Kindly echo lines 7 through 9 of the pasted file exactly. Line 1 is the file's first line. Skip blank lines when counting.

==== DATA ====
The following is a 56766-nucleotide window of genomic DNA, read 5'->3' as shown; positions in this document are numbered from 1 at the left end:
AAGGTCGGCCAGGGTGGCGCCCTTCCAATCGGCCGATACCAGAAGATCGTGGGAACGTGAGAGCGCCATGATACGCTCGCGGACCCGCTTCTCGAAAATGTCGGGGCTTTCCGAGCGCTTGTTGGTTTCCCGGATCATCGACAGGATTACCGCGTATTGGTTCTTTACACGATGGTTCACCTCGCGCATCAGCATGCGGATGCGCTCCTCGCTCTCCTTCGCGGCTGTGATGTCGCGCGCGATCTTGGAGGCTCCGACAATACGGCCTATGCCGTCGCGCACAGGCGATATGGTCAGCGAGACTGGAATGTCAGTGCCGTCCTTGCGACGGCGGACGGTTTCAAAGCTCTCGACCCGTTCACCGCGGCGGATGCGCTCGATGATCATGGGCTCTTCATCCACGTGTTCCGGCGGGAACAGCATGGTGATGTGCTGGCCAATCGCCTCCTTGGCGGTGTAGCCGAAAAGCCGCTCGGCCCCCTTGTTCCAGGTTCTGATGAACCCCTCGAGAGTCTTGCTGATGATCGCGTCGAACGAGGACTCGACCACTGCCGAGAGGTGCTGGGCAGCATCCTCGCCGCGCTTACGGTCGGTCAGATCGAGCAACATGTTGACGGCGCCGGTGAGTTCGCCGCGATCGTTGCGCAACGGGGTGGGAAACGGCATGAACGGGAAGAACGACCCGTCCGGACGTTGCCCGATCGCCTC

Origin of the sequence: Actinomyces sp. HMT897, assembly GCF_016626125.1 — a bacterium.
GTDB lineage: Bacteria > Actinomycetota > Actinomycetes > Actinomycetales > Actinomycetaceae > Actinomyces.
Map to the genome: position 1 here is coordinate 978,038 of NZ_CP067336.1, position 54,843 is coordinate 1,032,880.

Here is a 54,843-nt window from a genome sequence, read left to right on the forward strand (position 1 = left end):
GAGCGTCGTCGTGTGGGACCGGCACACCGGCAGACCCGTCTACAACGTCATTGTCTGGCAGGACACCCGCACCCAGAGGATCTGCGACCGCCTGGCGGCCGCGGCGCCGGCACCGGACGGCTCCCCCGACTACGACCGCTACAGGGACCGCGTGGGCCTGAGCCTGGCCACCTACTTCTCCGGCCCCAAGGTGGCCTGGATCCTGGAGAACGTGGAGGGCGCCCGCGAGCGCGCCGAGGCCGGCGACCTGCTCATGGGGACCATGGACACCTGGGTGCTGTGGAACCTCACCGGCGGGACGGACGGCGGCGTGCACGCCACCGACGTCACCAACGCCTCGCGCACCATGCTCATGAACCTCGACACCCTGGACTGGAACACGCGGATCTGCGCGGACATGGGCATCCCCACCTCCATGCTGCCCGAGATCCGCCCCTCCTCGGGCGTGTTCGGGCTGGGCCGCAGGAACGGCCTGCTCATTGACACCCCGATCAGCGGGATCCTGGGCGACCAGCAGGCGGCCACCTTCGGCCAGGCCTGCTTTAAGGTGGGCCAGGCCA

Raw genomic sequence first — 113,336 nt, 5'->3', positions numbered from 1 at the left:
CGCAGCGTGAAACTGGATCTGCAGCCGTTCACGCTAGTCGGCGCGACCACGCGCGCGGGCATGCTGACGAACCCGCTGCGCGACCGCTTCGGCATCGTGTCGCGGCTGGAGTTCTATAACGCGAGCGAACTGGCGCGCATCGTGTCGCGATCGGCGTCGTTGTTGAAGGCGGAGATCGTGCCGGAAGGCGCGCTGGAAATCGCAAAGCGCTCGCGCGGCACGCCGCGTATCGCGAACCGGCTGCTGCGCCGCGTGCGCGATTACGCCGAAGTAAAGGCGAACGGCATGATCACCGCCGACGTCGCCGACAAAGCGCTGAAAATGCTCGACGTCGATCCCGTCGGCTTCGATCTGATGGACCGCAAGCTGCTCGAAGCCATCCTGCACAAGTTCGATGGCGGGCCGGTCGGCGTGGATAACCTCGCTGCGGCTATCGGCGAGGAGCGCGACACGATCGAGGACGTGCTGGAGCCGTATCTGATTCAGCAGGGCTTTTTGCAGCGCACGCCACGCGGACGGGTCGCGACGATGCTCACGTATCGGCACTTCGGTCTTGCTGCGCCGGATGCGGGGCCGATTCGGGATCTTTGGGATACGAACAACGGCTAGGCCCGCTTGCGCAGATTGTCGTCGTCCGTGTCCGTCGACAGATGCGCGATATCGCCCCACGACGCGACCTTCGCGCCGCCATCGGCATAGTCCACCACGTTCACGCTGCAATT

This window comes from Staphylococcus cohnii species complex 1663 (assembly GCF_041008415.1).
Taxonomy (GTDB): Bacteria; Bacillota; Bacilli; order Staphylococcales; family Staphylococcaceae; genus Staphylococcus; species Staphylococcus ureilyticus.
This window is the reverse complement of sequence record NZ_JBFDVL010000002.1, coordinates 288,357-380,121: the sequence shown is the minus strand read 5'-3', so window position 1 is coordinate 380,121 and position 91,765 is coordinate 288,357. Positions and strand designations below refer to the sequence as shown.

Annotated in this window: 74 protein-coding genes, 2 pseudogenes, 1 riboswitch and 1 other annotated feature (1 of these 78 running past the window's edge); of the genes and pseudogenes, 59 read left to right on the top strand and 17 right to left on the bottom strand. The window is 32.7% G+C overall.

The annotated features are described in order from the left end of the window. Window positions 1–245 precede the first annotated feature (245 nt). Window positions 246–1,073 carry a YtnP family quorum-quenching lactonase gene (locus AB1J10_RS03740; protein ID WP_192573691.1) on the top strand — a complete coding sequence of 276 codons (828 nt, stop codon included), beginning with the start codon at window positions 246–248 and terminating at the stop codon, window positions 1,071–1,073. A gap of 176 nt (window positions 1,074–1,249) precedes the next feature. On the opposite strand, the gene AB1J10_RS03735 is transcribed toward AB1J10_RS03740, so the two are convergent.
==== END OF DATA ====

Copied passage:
GAGCGTCGTCGTGTGGGACCGGCACACCGGCAGACCCGTCTACAACGTCATTGTCTGGCAGGACACCCGCACCCAGAGGATCTGCGACCGCCTGGCGGCCGCGGCGCCGGCACCGGACGGCTCCCCCGACTACGACCGCTACAGGGACCGCGTGGGCCTGAGCCTGGCCACCTACTTCTCCGGCCCCAAGGTGGCCTGGATCCTGGAGAACGTGGAGGGCGCCCGCGAGCGCGCCGAGGCCGGCGACCTGCTCATGGGGACCATGGACACCTGGGTGCTGTGGAACCTCACCGGCGGGACGGACGGCGGCGTGCACGCCACCGACGTCACCAACGCCTCGCGCACCATGCTCATGAACCTCGACACCCTGGACTGGAACACGCGGATCTGCGCGGACATGGGCATCCCCACCTCCATGCTGCCCGAGATCCGCCCCTCCTCGGGCGTGTTCGGGCTGGGCCGCAGGAACGGCCTGCTCATTGACACCCCGATCAGCGGGATCCTGGGCGACCAGCAGGCGGCCACCTTCGGCCAGGCCTGCTTTAAGGTGGGCCAGGCCA

Raw genomic sequence first — 113,336 nt, 5'->3', positions numbered from 1 at the left:
CGCAGCGTGAAACTGGATCTGCAGCCGTTCACGCTAGTCGGCGCGACCACGCGCGCGGGCATGCTGACGAACCCGCTGCGCGACCGCTTCGGCATCGTGTCGCGGCTGGAGTTCTATAACGCGAGCGAACTGGCGCGCATCGTGTCGCGATCGGCGTCGTTGTTGAAGGCGGAGATCGTGCCGGAAGGCGCGCTGGAAATCGCAAAGCGCTCGCGCGGCACGCCGCGTATCGCGAACCGGCTGCTGCGCCGCGTGCGCGATTACGCCGAAGTAAAGGCGAACGGCATGATCACCGCCGACGTCGCCGACAAAGCGCTGAAAATGCTCGACGTCGATCCCGTCGGCTTCGATCTGATGGACCGCAAGCTGCTCGAAGCCATCCTGCACAAGTTCGATGGCGGGCCGGTCGGCGTGGATAACCTCGCTGCGGCTATCGGCGAGGAGCGCGACACGATCGAGGACGTGCTGGAGCCGTATCTGATTCAGCAGGGCTTTTTGCAGCGCACGCCACGCGGACGGGTCGCGACGATGCTCACGTATCGGCACTTCGGTCTTGCTGCGCCGGATGCGGGGCCGATTCGGGATCTTTGGGATACGAACAACGGCTAGGCCCGCTTGCGCAGATTGTCGTCGTCCGTGTCCGTCGACAGATGCGCGATATCGCCCCACGACGCGACCTTCGCGCCGCCATCGGCATAGTCCACCACGTTCACGCTGCAATT